Artist Sara Cardona exhibited her art collection “Southern Gothic” on Saturday at the Bernice Coulter Templeton Art Studio.
Her exhibit résumé found at txwes.edu states that she is a PhD candidate in Aesthetic Studies at the University of Texas at Dallas. “Southern Gothic” runs from Oct. 1 through Oct. 25.
Over the course of her journey as an artist, she has had 10 select solo exhibitions and 19 selected group exhibitions, according to her exhibit résumé.
More than 10 artworks were displayed. Her art is made up of hand-cut collages on Arches paper.
“This particular show is called ‘Southern Gothic,’” Cardona said. “The inspiration was the feeling and aesthetics of Southern literature.”
Cardona said her collection reflects the feelings someone gets from the Southern Gothic genre of literature.
“A lot of the books and novels have to do with how in the surface, the South has a mythology that can be very beautiful and genteel, but under those surfaces, there is a lot of violence and racism and tension,” she said. “A lot of Southern Gothic literature is playing with that tension of where the surface feels very beautiful, but underneath it can be very depraved.”
Cardona said she uses color to capture the attention of viewers of her art.
“The color looks very appealing and I want people drawn in, but if you look at the detail, some details allude to violence or the movement is kind of hectic or causes a sense of anxiety,” she said.
Cardona said she followed a process when creating the pieces for her “Southern Gothic” collection.
“I cut out a lot of material from magazines and books, then I shift stuff around so it is almost like film editing,” she said. “I let it stay for a day or so and take pictures and move them around and look at the pictures in my camera until I decide what I like. Then I start gluing and pasting them down. “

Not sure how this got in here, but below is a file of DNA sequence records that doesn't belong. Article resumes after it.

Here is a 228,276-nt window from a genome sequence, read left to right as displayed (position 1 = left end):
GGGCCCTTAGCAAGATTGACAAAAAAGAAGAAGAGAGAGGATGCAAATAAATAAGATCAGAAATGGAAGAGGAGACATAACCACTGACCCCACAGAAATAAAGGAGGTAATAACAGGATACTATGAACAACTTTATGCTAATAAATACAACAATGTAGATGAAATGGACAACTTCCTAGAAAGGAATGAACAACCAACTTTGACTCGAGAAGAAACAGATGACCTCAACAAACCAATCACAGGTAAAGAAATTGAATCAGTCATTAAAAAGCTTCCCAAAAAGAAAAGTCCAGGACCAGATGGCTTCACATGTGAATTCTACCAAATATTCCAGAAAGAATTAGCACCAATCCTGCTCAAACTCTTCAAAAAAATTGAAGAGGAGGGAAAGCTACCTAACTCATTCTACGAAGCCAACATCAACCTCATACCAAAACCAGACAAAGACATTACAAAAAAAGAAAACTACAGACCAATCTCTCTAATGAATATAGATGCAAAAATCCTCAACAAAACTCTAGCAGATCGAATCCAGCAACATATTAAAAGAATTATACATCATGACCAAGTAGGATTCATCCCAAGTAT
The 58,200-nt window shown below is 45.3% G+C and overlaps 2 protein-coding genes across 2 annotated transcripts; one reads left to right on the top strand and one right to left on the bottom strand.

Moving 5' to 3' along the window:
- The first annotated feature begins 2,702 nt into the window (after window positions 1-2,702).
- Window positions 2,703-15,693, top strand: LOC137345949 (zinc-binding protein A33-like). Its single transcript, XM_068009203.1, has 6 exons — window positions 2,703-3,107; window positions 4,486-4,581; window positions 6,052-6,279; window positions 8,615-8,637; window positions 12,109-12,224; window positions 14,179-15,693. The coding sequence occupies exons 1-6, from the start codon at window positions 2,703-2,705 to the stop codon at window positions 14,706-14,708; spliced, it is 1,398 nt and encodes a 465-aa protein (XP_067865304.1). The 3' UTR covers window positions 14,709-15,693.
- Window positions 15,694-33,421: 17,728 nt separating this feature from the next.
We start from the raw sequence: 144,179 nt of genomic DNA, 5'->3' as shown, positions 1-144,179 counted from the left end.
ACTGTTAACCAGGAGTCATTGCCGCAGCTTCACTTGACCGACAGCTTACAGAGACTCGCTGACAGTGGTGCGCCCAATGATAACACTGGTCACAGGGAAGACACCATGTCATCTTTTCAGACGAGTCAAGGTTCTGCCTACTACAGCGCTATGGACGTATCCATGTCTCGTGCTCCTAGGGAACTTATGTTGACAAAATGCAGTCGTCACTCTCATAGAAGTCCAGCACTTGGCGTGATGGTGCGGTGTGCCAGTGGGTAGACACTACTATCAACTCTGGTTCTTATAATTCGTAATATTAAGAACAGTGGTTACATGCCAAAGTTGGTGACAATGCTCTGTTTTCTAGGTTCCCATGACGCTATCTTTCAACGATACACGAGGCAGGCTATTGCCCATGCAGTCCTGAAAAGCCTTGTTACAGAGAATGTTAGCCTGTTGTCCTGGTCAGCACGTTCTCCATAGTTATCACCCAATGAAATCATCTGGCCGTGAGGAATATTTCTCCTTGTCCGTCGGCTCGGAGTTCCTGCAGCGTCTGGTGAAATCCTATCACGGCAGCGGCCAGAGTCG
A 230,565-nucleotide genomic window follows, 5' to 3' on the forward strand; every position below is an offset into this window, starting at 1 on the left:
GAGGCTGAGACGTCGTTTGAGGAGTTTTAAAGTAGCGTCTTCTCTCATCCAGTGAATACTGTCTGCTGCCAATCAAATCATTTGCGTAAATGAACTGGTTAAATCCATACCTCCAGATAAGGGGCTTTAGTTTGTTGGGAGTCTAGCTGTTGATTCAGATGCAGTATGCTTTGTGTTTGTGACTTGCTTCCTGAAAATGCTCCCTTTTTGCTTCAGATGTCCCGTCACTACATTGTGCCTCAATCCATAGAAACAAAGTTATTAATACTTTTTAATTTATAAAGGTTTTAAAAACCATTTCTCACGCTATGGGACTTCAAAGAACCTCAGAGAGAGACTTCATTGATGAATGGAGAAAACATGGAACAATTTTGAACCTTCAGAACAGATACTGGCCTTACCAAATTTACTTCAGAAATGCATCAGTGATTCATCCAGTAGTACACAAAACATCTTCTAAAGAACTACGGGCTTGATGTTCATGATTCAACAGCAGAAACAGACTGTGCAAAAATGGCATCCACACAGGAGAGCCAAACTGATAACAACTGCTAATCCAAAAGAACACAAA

She said she chose to exhibit this specific collection because she thought her art would be relatable to art and literature students.
“We are in the South, so I thought there may be a way people may relate to the material because it is vaguely familiar in a way,” Cardona said. “Even in Dallas [people] live with the glitz and glamour of a big city, but then there is also police violence and a lot of other things that are particular to cities that have a lot of black and Latinos that have to deal with that. I felt like the content worked well for a university, but also worked well our geographic location.”
Cardona would describe her work as theatrical.
“I think of them as characters on a stage,” she said. “I hope that people will find them beautiful but also a little strange or that they are drawn into them. In general I feel like they are quite cinematic and bright and colorful and enticing.”
Kit Hall, a professor of art who also manages the gallery, was at the art show to welcome Cardona and the guests.
She said she became familiar with Cardona and her work after Cardona sent in her exhibit proposal to the exhibition committee about a year ago.